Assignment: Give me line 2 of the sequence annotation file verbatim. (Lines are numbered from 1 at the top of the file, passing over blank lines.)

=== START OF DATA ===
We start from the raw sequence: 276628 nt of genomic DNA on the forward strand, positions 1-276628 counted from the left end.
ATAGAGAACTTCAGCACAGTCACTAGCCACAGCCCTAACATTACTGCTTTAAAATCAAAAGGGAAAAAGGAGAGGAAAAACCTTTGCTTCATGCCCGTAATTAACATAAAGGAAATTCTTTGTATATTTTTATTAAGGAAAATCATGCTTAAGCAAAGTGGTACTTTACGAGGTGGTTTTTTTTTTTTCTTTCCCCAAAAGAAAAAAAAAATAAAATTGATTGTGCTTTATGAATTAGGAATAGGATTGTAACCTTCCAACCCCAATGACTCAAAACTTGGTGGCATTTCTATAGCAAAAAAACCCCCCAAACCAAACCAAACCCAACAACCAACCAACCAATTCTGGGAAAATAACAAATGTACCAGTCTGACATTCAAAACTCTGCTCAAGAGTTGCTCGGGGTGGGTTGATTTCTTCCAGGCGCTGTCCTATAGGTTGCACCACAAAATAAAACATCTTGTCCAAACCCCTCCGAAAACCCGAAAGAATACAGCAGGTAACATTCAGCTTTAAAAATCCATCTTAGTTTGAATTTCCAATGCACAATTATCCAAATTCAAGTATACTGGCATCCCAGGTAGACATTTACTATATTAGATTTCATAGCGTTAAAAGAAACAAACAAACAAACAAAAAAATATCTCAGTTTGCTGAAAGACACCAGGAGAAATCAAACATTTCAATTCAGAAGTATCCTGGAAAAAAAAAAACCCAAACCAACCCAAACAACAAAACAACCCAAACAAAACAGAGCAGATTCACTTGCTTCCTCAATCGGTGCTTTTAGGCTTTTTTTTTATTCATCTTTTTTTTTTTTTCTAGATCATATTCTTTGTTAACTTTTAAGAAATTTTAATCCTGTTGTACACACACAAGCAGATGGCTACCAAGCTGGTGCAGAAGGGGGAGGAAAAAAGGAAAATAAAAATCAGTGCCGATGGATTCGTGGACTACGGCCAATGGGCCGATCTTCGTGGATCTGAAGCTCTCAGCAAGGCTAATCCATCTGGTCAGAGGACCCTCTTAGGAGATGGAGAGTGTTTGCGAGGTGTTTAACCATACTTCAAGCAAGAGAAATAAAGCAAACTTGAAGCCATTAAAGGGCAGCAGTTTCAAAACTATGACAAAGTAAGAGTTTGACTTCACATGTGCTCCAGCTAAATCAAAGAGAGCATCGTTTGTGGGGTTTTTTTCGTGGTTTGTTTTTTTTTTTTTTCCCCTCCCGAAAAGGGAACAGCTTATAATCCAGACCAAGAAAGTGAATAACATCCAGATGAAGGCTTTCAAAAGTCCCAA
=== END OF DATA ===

ATAGAGAACTTCAGCACAGTCACTAGCCACAGCCCTAACATTACTGCTTTAAAATCAAAAGGGAAAAAGGAGAGGAAAAACCTTTGCTTCATGCCCGTAATTAACATAAAGGAAATTCTTTGTATATTTTTATTAAGGAAAATCATGCTTAAGCAAAGTGGTACTTTACGAGGTGGTTTTTTTTTTTTCTTTCCCCAAAAGAAAAAAAAAATAAAATTGATTGTGCTTTATGAATTAGGAATAGGATTGTAACCTTCCAACCCCAATGACTCAAAACTTGGTGGCATTTCTATAGCAAAAAAACCCCCCAAACCAAACCAAACCCAACAACCAACCAACCAATTCTGGGAAAATAACAAATGTACCAGTCTGACATTCAAAACTCTGCTCAAGAGTTGCTCGGGGTGGGTTGATTTCTTCCAGGCGCTGTCCTATAGGTTGCACCACAAAATAAAACATCTTGTCCAAACCCCTCCGAAAACCCGAAAGAATACAGCAGGTAACATTCAGCTTTAAAAATCCATCTTAGTTTGAATTTCCAATGCACAATTATCCAAATTCAAGTATACTGGCATCCCAGGTAGACATTTACTATATTAGATTTCATAGCGTTAAAAGAAACAAACAAACAAACAAAAAAATATCTCAGTTTGCTGAAAGACACCAGGAGAAATCAAACATTTCAATTCAGAAGTATCCTGGAAAAAAAAAAACCCAAACCAACCCAAACAACAAAACAACCCAAACAAAACAGAGCAGATTCACTTGCTTCCTCAATCGGTGCTTTTAGGCTTTTTTTTTATTCATCTTTTTTTTTTTTTCTAGATCATATTCTTTGTTAACTTTTAAGAAATTTTAATCCTGTTGTACACACACAAGCAGATGGCTACCAAGCTGGTGCAGAAGGGGGAGGAAAAAAGGAAAATAAAAATCAGTGCCGATGGATTCGTGGACTACGGCCAATGGGCCGATCTTCGTGGATCTGAAGCTCTCAGCAAGGCTAATCCATCTGGTCAGAGGACCCTCTTAGGAGATGGAGAGTGTTTGCGAGGTGTTTAACCATACTTCAAGCAAGAGAAATAAAGCAAACTTGAAGCCATTAAAGGGCAGCAGTTTCAAAACTATGACAAAGTAAGAGTTTGACTTCACATGTGCTCCAGCTAAATCAAAGAGAGCATCGTTTGTGGGGTTTTTTTCGTGGTTTGTTTTTTTTTTTTTTCCCCTCCCGAAAAGGGAACAGCTTATAATCCAGACCAAGAAAGTGAATAACATCCAGATGAAGGCTTTCAAAAGTCCCAA